Practical & Beautiful
Practicality and functionality are essential elements of garden design, however beautiful a garden may appear, if it doesn’t work as a useful space then it loses its appeal and becomes irritating rather than pleasurable. This applies to many aspects of the garden, such as path widths, pergola heights, correctly sited seating areas etc. With these and many other considerations addressed by an experienced designer the garden feels ‘right’ and we can’t quite put a finger on why. This again comes down to consideration and attention to detail; it is fairly straightforward to visualise the bigger picture but the underlying small details are the ones that produce an excellent garden and not just a ‘nice’ garden.
A good garden design will produce a space that flows when you move through it and encourages you to appreciate the whole space, from large open lawned areas to small, intimate corners. Not only will the space work as a whole but the individual elements will have been considered to bring moments of beauty and surprise. A garden should be designed to last and improve with age, so quality of materials and design is paramount. If something is well designed and well built, we appreciate it much more and will instinctively want to look after it and preserve its beauty.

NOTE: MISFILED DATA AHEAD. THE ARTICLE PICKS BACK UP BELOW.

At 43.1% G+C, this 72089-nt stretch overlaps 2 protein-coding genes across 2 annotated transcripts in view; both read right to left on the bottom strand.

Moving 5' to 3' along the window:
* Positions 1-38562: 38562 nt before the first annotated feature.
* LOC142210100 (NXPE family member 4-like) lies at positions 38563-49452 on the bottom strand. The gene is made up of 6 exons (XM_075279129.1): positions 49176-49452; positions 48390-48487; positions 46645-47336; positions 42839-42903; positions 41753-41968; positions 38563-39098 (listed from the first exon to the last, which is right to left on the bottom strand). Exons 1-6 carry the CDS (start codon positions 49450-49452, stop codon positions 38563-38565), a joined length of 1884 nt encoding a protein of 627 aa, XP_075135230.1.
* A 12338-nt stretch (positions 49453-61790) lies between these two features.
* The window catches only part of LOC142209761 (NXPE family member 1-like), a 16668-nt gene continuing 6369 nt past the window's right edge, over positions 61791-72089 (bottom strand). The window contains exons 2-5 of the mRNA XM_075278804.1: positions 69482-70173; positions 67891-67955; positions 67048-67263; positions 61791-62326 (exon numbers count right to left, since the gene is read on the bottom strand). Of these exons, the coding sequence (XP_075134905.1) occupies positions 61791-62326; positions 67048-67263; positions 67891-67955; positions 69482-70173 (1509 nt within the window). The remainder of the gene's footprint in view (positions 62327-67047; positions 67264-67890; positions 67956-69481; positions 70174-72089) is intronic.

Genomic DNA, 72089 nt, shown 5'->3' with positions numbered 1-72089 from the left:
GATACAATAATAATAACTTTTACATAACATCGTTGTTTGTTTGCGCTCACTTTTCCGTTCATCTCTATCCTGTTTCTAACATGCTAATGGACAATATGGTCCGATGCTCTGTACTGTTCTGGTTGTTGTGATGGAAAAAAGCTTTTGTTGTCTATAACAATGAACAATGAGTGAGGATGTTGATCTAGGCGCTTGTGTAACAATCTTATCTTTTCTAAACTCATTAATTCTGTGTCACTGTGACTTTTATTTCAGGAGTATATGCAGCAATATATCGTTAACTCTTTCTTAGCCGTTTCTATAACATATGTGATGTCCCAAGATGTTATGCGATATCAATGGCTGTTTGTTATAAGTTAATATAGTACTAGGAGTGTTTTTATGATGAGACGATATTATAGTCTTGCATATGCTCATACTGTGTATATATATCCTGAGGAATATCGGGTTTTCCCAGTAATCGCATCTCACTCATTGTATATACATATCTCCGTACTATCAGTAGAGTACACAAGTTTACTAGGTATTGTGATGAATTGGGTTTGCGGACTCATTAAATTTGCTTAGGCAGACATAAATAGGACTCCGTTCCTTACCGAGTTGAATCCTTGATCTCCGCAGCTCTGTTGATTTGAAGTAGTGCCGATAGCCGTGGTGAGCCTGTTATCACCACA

A drain is not the most exciting detail, but a necessary one, and this picture shows how some thought can produce something practical and beautiful. The design and materials used has turned a mundane object in to an interesting detail. This is in a stone retreat on the Isle of Skye built by dry stone waller Andrew Loudon. www.drystone-walling.co.uk .
I will endeavour to gather together some interesting garden design details and I will be out and about in the gardens of Cheshire to see what I can unearth.